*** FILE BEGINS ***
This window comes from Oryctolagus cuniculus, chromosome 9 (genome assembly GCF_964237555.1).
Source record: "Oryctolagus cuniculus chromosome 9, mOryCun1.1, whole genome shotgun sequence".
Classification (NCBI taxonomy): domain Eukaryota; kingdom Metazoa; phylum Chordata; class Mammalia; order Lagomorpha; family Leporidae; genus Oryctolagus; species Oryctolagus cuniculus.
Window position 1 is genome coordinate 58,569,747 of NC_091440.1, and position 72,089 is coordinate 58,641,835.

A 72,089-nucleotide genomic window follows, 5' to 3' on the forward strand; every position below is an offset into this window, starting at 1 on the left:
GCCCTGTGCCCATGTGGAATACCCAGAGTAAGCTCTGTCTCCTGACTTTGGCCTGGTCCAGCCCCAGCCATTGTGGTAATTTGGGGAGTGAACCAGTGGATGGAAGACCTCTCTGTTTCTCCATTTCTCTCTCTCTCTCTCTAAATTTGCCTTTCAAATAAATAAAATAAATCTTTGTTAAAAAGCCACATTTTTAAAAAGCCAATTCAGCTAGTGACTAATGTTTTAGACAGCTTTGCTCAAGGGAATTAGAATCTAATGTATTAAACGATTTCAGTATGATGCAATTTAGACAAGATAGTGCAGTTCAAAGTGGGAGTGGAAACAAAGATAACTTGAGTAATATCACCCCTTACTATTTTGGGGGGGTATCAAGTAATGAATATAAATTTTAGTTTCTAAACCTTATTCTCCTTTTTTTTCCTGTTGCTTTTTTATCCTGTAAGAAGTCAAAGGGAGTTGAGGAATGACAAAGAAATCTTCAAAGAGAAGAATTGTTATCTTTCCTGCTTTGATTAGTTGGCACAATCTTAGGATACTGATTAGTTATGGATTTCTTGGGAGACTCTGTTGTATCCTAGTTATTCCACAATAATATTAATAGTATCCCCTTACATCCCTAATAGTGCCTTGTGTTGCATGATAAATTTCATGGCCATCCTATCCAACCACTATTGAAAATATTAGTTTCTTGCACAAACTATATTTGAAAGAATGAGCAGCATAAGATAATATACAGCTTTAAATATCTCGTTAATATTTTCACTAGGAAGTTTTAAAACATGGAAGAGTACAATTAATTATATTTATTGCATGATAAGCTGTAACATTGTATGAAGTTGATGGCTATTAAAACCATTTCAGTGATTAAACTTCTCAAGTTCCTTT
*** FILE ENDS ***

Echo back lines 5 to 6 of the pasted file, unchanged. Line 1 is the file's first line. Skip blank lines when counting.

A 72,089-nucleotide genomic window follows, 5' to 3' on the forward strand; every position below is an offset into this window, starting at 1 on the left:
GCCCTGTGCCCATGTGGAATACCCAGAGTAAGCTCTGTCTCCTGACTTTGGCCTGGTCCAGCCCCAGCCATTGTGGTAATTTGGGGAGTGAACCAGTGGATGGAAGACCTCTCTGTTTCTCCATTTCTCTCTCTCTCTCTCTAAATTTGCCTTTCAAATAAATAAAATAAATCTTTGTTAAAAAGCCACATTTTTAAAAAGCCAATTCAGCTAGTGACTAATGTTTTAGACAGCTTTGCTCAAGGGAATTAGAATCTAATGTATTAAACGATTTCAGTATGATGCAATTTAGACAAGATAGTGCAGTTCAAAGTGGGAGTGGAAACAAAGATAACTTGAGTAATATCACCCCTTACTATTTTGGGGGGGTATCAAGTAATGAATATAAATTTTAGTTTCTAAACCTTATTCTCCTTTTTTTTCCTGTTGCTTTTTTATCCTGTAAGAAGTCAAAGGGAGTTGAGGAATGACAAAGAAATCTTCAAAGAGAAGAATTGTTATCTTTCCTGCTTTGATTAGTTGGCACAATCTTAGGATACTGATTAGTTATGGATTTCTTGGGAGACTCTGTTGTATCCTAGTTATTCCACAATAATATTAATAGTATCCCCTTACATCCCTAATAGTGCCTTGTGTTGCATGATAAATTTCATGGCCATCCTATCCAACCACTATTGAAAATATTAGTTTCTTGCACAAACTATATTTGAAAGAATGAGCAGCATAAGATAATATACAGCTTTAAATATCTCGTTAATATTTTCACTAGGAAGTTTTAAAACATGGAAGAGTACAATTAATTATATTTATTGCATGATAAGCTGTAACATTGTATGAAGTTGATGGCTATTAAAACCATTTCAGTGATTAAACTTCTCAAGTTCCTTT